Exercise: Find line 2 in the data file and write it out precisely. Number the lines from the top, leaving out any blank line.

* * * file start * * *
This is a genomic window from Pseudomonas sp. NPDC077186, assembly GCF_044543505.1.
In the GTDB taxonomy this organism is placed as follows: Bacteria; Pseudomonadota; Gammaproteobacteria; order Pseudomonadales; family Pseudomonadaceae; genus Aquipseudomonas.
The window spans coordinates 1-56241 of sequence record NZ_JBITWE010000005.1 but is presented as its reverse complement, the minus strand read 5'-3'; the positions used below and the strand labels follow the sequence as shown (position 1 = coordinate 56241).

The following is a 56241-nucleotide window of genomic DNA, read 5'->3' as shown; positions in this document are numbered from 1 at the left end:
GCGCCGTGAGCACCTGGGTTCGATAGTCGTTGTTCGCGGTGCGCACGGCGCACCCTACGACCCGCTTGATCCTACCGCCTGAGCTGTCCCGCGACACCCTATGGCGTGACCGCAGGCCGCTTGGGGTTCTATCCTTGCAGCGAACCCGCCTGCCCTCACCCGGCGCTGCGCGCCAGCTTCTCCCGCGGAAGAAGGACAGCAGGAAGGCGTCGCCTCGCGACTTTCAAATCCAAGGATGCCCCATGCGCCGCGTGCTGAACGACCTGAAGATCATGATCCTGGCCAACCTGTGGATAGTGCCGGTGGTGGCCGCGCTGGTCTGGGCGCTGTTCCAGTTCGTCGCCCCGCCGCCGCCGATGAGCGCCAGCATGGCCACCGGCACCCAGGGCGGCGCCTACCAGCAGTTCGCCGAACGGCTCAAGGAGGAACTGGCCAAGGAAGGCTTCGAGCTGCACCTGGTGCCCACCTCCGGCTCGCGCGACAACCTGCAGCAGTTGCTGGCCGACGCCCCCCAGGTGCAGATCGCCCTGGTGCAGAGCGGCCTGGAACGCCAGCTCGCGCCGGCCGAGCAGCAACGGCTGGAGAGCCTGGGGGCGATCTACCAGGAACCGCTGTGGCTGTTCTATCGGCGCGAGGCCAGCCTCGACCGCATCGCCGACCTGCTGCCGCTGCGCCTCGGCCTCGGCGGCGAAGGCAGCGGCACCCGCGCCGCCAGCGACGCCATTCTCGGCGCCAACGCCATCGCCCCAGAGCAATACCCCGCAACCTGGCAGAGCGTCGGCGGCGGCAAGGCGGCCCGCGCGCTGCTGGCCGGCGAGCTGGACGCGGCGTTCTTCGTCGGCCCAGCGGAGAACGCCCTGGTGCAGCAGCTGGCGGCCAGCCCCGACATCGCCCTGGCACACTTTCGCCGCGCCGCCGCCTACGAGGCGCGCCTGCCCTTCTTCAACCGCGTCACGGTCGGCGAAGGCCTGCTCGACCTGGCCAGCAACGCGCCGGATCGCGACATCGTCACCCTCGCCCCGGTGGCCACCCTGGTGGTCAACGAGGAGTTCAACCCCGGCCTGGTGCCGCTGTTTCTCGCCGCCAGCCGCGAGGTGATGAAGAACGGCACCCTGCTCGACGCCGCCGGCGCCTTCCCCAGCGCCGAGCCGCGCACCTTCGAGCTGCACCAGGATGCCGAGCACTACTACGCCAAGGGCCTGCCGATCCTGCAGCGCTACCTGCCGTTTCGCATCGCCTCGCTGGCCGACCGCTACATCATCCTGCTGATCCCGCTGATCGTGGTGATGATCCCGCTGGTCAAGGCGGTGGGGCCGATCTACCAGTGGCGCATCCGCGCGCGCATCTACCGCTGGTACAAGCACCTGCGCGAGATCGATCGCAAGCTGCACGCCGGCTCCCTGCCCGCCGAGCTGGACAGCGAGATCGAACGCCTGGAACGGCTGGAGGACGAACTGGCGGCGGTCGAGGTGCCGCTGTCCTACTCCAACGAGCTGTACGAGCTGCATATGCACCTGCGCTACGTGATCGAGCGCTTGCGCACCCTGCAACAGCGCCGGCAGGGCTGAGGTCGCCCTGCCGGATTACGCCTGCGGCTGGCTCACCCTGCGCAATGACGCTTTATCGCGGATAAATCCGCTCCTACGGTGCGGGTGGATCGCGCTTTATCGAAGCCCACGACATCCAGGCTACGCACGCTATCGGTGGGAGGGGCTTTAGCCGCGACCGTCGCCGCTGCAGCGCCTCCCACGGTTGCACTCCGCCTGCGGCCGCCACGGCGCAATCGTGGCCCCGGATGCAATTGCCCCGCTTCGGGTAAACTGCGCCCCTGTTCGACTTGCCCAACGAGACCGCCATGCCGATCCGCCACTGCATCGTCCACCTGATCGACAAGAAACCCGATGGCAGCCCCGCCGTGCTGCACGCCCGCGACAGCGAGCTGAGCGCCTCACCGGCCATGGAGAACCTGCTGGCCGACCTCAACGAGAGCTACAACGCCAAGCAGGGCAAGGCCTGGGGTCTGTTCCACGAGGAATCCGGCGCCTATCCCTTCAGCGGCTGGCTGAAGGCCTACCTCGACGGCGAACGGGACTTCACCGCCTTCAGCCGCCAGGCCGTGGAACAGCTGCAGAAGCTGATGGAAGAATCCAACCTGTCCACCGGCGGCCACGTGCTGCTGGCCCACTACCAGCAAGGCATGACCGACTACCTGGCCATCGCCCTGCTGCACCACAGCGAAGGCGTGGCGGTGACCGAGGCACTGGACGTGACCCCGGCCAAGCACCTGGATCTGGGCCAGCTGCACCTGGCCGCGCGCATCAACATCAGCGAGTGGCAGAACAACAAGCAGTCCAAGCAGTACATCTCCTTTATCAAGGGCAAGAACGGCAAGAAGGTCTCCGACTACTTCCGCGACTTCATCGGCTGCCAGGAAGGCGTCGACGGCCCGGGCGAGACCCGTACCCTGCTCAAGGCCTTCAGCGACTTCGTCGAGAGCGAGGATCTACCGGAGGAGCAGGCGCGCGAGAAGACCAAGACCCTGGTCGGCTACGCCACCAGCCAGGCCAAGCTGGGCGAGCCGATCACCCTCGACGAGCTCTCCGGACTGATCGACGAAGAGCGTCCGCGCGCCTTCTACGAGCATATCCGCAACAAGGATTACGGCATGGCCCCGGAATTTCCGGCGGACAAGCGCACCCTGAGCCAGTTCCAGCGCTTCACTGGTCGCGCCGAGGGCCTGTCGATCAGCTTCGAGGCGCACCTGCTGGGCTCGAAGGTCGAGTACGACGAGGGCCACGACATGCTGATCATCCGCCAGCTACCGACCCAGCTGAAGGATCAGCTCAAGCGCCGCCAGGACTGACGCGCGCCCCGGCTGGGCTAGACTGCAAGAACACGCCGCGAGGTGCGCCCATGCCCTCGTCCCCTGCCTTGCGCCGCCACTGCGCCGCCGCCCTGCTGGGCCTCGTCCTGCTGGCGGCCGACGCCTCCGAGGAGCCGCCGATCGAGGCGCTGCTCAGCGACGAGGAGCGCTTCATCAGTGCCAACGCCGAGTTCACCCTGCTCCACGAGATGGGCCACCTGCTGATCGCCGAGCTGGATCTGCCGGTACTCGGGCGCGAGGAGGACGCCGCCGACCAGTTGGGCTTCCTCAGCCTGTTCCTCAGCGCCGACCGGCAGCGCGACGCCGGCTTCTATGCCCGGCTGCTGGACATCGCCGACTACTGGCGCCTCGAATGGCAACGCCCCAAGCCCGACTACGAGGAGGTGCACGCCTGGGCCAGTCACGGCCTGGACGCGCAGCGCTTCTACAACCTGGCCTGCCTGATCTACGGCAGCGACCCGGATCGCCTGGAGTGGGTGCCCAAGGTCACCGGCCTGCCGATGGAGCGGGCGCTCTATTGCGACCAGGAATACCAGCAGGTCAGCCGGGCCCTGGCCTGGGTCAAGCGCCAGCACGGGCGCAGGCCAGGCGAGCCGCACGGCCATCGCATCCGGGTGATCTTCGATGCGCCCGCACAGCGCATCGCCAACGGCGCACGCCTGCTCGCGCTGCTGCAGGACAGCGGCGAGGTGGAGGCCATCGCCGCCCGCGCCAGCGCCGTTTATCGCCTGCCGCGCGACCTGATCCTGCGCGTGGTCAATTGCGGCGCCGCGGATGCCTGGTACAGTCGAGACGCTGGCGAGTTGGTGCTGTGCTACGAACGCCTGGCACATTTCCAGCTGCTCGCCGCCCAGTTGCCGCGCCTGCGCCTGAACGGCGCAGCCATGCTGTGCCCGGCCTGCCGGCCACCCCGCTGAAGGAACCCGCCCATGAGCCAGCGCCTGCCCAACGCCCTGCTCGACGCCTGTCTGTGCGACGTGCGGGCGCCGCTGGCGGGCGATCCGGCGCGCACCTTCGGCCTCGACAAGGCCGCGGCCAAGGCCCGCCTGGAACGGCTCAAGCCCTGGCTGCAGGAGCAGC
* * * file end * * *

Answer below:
In the GTDB taxonomy this organism is placed as follows: Bacteria; Pseudomonadota; Gammaproteobacteria; order Pseudomonadales; family Pseudomonadaceae; genus Aquipseudomonas.